James Adam by James Adam

Week 186

We’re trying to establish a rhythm after “The Meeting” (as mentioned by Tom and Chris in previous weeks), and at the moment we are splitting our time evenly between client work and our own (nefarious) agenda.

Welcome to Week 186! Now with commenting for your thought-expressing pleasure.

The client work

The bulk of our effort for GDS over recent weeks has been working on the specialist guides part of the single domain, which was launched this week. This content – “specialist guidance” – is managed by the same software that we built for Inside Government, but it marks the start of a closer integration between that and the “mainstream” content at the root of gov.uk.

You can see some of that integration in the search results; from both specialist and the main site you’ll find links to relevant content in both parts of the site.

I’m not sure I can say that Unicorn is happily galloping without issue yet, but compared to previous weeks deployment has pretty much returned to the uneventful process that it ought to be.

Sinatra and the weight of software

A conversation at GDS got me thinking about whether or not Sinatra is an appopriate choice for production web systems. I can see the appeal: you can start with an application that’s just a single file, and as a single script it’s very quick to examine how the application works.

That said, I’ve got a few concerns about its use in this environment. Sinatra applications tend to become harder to maintain over time, precisely because of the carte blanche they give you at the start. Without a concerted effort to keep that script well factored, it’s not unsual to find yourself a few months later with a spaghetti of top-level methods and configuration.

Speaking of configuration, the specific hurdle I hit this week was adding exception mailing to a Sinatra application. Sure, there’s some basic middleware, but if I want to send that email via Amazon’s Simple Email Service rather than your own SMTP server? Time to roll my sleeves up.

How heavy is a kilobyte?

That’s all just programming though; with enough effort you can keep Sinatra applications maintainable, and with appropriate 3rd-party abstractions there’s no reason why Sinatra should have to help me integrate things like exception handling and emailing. What I find more interesting are the perceptions that lead to the choice of Sinatra in the first place: ideas like “I only want to build a simple app”, or “Rails is too heavyweight for this”, and so on. I find the idea of of the weight of software really interesting. I’m also quite wary of it.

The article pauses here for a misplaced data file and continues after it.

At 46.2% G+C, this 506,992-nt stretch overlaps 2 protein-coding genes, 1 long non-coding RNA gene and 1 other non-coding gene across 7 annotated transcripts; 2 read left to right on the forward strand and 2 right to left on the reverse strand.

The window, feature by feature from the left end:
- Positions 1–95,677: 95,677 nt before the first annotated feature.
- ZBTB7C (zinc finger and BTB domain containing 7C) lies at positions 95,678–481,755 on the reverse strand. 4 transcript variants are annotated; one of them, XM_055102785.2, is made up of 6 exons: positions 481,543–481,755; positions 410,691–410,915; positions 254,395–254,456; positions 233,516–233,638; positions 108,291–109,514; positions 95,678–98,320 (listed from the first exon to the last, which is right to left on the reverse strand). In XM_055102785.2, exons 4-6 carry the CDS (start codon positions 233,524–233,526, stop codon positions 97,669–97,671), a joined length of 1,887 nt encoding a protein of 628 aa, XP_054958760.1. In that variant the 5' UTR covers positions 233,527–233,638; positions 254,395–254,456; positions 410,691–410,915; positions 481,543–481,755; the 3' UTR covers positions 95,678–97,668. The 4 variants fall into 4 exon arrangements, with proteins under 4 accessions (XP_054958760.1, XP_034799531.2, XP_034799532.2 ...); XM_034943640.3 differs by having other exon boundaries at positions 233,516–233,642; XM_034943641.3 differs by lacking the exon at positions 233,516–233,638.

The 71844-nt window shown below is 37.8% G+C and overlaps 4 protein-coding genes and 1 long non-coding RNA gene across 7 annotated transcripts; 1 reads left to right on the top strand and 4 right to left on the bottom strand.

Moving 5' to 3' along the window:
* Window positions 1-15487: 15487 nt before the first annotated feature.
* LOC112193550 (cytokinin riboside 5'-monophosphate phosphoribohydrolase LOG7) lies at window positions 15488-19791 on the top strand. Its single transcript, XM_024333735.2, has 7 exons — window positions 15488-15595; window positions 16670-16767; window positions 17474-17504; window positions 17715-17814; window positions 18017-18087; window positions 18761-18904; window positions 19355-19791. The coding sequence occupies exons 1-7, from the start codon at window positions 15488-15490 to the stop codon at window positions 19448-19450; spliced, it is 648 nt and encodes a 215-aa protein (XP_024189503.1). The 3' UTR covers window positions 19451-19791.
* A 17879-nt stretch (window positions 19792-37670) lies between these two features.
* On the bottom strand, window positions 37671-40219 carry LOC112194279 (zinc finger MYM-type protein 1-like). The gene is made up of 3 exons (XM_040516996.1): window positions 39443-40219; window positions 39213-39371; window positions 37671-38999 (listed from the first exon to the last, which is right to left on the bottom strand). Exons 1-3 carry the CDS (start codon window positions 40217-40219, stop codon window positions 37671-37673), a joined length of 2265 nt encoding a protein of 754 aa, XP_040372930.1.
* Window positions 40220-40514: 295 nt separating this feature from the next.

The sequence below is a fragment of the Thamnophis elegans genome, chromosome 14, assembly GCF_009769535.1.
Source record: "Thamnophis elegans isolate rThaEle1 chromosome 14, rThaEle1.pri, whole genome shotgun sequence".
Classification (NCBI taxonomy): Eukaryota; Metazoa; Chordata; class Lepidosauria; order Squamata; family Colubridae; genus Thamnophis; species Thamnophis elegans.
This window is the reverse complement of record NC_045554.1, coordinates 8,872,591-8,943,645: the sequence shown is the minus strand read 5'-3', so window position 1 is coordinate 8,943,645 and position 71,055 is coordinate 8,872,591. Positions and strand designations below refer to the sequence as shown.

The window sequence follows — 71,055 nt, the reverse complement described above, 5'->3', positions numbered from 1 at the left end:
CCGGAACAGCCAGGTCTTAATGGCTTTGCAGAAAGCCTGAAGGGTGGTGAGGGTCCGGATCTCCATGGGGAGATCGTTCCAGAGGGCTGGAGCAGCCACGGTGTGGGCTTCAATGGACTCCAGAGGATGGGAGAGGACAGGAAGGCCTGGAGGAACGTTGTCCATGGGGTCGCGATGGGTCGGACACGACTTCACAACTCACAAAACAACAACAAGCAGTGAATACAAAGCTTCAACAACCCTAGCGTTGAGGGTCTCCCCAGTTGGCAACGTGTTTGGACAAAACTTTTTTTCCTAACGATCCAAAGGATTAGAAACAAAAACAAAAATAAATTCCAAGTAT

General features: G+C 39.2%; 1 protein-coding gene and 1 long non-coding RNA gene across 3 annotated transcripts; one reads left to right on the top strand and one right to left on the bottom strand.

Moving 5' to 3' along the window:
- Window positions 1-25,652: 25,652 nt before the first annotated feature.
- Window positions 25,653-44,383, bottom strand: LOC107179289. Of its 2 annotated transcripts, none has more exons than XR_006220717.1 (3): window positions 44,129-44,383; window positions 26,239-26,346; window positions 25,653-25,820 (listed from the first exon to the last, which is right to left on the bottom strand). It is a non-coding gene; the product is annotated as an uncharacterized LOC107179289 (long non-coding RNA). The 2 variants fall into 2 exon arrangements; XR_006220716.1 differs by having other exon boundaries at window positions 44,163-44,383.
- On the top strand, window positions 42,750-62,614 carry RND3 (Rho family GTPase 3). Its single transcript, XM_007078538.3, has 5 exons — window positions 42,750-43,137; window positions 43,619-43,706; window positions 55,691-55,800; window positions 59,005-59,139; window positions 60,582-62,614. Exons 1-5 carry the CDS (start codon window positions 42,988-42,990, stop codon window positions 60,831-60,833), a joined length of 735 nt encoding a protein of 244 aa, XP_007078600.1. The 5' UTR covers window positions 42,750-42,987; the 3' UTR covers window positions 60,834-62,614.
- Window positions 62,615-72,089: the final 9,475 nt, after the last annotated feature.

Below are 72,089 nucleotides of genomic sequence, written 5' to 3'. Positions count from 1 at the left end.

I think some of it stems from past experience of slow Rails environment startup when running tests or starting web servers. This slowness translates in our minds to heavyness. But in reality, Rails is not the source of the slowness – it’s merely complicit. Take an empty Rails application and run rake routes, and it returns in less than a second. It’s only when your application has become larger that the environment starts to slow down, so really the weight is from your own application, and Rails is simply flexing underneath this burden.

The simplicity fallacy

It’s not just “weight”, either; there are other subtle ideas in play, like “I’m building a simple thing, so all the software in my stack should be simple”, which is a notion that I’m also suspicious of. What I believe is important is that my framework allows me to express my implementation in a simple, comprehensible way; the number of lines of code it might use to help me achieve that is largely irrelevant.

Finally, I think you need to consider the motivations of the maintainers of the tools you’re using, and how aligned they are with yours; if you care most about speed, but they prioritise having an elegant DSL or integrating with multiple ORMs, then while a tool might suit your needs now, that may not be in the case at some point in the future.

To be clear, I’m absolutely not saying that Sinatra is bad software. I just think we need to be confident that we are evaluating tools using sound and broad criteria.

Maybe you disagree? I’d love to explore this more.

Our (nefarious) agenda

This week I finished off our first pass at the core of what will become the next version of Harmonia, the tool we use to manage tasks and chores within our company. This is one of the ideas that we’re hoping other people might find useful. Alas there’s not much to see beyond library code at the moment, but hopefully soon we’ll be able to talk more about how it works. I think we have some really good ideas that I’m looking forward to sharing.

Tom has spent some time working on a tool to wrangle Unicorns, since that’s a problem that we’ve experienced both in our work with GDS, and in our own projects.

It’s been another Mocha week for James M, as he’s been performing some very delicate refactoring that he’s been working on for a few weeks. Integrating with the idiosyncrasies of various test frameworks, particularly as they themselves evolve, requires a lot of effort – perhaps more than the legions of Mocha users might realise.

As Chris mentioned in his notes last week, he’s been working on his bookmarking/research tool experiment roosmarks, the development of which you can follow on github.

Next week it’s just Chris and I holding down the fort, as James M is competing in the GP14 World Championship (good luck James!), and Tom is on the first of two consecutive breaks, this one to Turkey.

Finally: Comments

As an experiment, we’ve decided to add commenting to our blog, to hopefully facilitate conversations with people who might be interested in how we work and the software we’re building. Speak your brains!

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